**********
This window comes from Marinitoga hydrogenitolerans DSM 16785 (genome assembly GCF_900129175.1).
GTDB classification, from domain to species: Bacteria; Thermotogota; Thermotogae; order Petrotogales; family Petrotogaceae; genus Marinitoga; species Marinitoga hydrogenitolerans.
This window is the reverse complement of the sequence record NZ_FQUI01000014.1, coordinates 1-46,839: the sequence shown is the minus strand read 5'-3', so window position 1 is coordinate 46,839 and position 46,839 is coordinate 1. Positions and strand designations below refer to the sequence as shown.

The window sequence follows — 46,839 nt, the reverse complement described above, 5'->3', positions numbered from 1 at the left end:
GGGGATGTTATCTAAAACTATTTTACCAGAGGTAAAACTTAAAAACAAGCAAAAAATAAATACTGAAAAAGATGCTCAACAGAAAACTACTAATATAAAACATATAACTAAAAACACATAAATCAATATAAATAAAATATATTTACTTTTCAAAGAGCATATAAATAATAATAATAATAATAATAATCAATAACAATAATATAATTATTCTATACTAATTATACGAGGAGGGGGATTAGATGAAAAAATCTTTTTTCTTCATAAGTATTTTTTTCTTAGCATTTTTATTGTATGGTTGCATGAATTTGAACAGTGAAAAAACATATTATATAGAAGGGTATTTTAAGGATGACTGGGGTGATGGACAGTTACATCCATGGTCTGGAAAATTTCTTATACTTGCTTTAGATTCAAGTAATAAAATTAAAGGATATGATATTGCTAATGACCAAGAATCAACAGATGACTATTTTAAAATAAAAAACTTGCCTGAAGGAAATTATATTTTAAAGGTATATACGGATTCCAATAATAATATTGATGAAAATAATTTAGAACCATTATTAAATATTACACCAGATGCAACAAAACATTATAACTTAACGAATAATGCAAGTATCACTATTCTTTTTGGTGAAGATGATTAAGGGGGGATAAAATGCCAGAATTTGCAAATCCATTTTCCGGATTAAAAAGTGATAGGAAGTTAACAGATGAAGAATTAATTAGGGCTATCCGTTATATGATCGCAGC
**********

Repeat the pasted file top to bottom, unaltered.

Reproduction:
This window comes from Marinitoga hydrogenitolerans DSM 16785 (genome assembly GCF_900129175.1).
GTDB classification, from domain to species: Bacteria; Thermotogota; Thermotogae; order Petrotogales; family Petrotogaceae; genus Marinitoga; species Marinitoga hydrogenitolerans.
This window is the reverse complement of the sequence record NZ_FQUI01000014.1, coordinates 1-46,839: the sequence shown is the minus strand read 5'-3', so window position 1 is coordinate 46,839 and position 46,839 is coordinate 1. Positions and strand designations below refer to the sequence as shown.

The window sequence follows — 46,839 nt, the reverse complement described above, 5'->3', positions numbered from 1 at the left end:
GGGGATGTTATCTAAAACTATTTTACCAGAGGTAAAACTTAAAAACAAGCAAAAAATAAATACTGAAAAAGATGCTCAACAGAAAACTACTAATATAAAACATATAACTAAAAACACATAAATCAATATAAATAAAATATATTTACTTTTCAAAGAGCATATAAATAATAATAATAATAATAATAATCAATAACAATAATATAATTATTCTATACTAATTATACGAGGAGGGGGATTAGATGAAAAAATCTTTTTTCTTCATAAGTATTTTTTTCTTAGCATTTTTATTGTATGGTTGCATGAATTTGAACAGTGAAAAAACATATTATATAGAAGGGTATTTTAAGGATGACTGGGGTGATGGACAGTTACATCCATGGTCTGGAAAATTTCTTATACTTGCTTTAGATTCAAGTAATAAAATTAAAGGATATGATATTGCTAATGACCAAGAATCAACAGATGACTATTTTAAAATAAAAAACTTGCCTGAAGGAAATTATATTTTAAAGGTATATACGGATTCCAATAATAATATTGATGAAAATAATTTAGAACCATTATTAAATATTACACCAGATGCAACAAAACATTATAACTTAACGAATAATGCAAGTATCACTATTCTTTTTGGTGAAGATGATTAAGGGGGGATAAAATGCCAGAATTTGCAAATCCATTTTCCGGATTAAAAAGTGATAGGAAGTTAACAGATGAAGAATTAATTAGGGCTATCCGTTATATGATCGCAGC